I had a really cool interaction last night with whoever was behind the Twitter account @AmazonToys at the time. Speaking with them validated my assumption that Amazon.com is a forward-thinking company, one that I will gladly continue to purchase from, and the value of social media—especially when coupled with direct interaction with customers and giving the power to make changes to those on the front lines.
At 5:30 pm last night, @AmazonToys posted the following:
Under $10 deals! LEGO Atlantis Wreck Raider $5.99 #moms #kids #makesmesmile #lastminutegifts #saving http://amzn.to/fVvwqK
Being a troublemaker and a Dad who is involved and invested in his kids, I replied at 5:47 pm:
Sigh, why the #moms tag? RT @AmazonToys:LEGO (toy) $5.99 #moms #kids #lastminutegifts #saving http://amzn.to/fVvwqK
@AmazonToys, just one minute later replied, cutely:
@jgarrow Moms should be informed about great deals :)
I explained myself a bit better:
Not Dads, too? RT @AmazonToys: @jgarrow Moms should be informed about great deals :)
@AmazonToys That said, I understand /why/ you tagged it that way, just dislike that it’s okay. Don’t mean to cause a fuss. Still a good deal.
@AmazonToys replied to my reasoning just one minute later:
@jgarrow Agreed, will be sure to add dads, too :)
I retweeted that last message, made sure to give them props and replayed the original LEGO toy link.
Every post since then by @AmazonToys has included both the #moms and #dads hashtags.
In the end, it was a trifle, and fixing it cost absolutely nothing, but look how warm and fuzzy it made me, a current (and potentially future) customer, feel. If I were an influential blogger, I might write it up and @AmazonToys could be seen by hundreds or thousands of Dads with disposable income, who are already annoyed that all child-rearing messages seem to default to Moms, as a hero company.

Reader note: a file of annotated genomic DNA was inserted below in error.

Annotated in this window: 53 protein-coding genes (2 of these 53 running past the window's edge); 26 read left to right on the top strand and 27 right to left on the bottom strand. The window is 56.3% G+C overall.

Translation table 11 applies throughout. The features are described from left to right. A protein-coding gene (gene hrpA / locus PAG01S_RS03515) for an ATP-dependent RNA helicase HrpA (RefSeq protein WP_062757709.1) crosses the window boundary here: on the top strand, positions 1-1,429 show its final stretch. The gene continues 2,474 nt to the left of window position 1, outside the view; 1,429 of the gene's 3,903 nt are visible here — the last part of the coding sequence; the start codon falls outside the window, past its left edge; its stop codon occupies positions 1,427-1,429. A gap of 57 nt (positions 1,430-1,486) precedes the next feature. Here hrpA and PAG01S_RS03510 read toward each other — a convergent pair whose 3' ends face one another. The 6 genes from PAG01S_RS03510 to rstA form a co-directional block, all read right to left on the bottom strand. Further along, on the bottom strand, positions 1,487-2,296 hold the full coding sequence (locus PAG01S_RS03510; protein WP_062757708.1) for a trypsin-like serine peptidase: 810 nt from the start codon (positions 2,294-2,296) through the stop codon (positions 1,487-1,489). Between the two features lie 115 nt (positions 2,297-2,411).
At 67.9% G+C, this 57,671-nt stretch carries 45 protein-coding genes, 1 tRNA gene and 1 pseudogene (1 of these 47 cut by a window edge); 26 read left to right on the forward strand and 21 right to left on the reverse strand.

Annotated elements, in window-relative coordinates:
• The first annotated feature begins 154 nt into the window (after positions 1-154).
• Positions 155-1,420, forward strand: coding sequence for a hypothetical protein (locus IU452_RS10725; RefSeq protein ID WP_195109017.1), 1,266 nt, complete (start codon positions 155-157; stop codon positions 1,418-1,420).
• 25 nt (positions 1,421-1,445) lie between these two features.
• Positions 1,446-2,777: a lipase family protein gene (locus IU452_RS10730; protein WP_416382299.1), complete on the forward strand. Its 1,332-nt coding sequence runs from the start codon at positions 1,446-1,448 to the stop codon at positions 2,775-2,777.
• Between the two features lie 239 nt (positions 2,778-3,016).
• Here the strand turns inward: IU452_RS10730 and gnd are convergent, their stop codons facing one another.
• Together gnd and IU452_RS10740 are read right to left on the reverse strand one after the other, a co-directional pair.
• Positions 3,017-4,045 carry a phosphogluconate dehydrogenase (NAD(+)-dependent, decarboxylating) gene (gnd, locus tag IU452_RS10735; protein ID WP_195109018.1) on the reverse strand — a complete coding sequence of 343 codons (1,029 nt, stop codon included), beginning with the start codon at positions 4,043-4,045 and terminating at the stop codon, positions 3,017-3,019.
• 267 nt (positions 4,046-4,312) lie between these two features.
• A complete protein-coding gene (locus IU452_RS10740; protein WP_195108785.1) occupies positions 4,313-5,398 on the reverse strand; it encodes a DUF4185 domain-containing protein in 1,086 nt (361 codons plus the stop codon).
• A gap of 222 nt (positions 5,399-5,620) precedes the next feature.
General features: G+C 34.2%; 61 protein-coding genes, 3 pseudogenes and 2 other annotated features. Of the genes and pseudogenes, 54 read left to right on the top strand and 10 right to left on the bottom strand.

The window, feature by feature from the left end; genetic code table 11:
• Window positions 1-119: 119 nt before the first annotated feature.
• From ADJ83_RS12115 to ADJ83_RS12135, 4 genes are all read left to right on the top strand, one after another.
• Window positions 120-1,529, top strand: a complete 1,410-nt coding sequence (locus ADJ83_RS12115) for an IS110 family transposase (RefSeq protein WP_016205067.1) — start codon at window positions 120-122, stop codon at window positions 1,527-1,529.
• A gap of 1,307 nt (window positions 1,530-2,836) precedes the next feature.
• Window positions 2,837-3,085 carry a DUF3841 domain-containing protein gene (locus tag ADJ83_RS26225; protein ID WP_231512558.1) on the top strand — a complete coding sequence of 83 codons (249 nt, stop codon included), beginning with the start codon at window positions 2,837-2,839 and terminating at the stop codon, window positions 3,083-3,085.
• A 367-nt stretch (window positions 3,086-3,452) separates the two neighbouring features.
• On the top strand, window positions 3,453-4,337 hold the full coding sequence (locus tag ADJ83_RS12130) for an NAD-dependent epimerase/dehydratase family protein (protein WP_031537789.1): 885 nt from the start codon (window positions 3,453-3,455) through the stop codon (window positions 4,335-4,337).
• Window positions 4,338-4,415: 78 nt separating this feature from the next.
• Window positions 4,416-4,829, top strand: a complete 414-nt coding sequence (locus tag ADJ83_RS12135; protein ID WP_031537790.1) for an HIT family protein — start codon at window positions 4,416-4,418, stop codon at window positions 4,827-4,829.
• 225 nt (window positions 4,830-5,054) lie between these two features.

Or worse, @AmazonToys might not have responded to me, and I could have written a scathing post about how Amazon hates Dads and thinks they’re all absentee fathers, with the intention of sharing it with my (theoretical) legions of angry Dads.
Let’s look at what they did right. They saw my negatively slanted post, and responded right away (maybe not the same way I would have). I raised my issue with them, and not only did they reply right away, the person doing the replying was authorized to change what that message—and all future messages—said. Problem solved! One more happy customer, who retweeted their link three times, ended the conversation with a positive tweet and then wrote up a nice blog post on the interaction.
For companies, that seems pretty cut and dried, and is increasingly becoming the norm. But for you government communicators, when is the last time someone wrote something nice about an interaction they’ve had with your agency? Can you respond within a minute to a negative post online about your agency? Do you even track online posts?
I know that I talk a lot about emergency communications and online monitoring here, which seems different than this situation, but I assure you they are integrally tied together. @AmazonToys quick and satisfying response to me (which they were able to do because they monitor the space) allowed them to avoid a crisis situation, which is always preferable, obviously. So it’s important to first do the monitoring, but it’s just as important to be comfortable doing the monitoring and making changes on the fly. Which is why doing it in a non-emergency situation is the best possible time to do it.
Kudos once again to Amazon and the person behind @AmazonToys. You showed me how important I am as a customer, and how simple crisis communication can be when done proactively.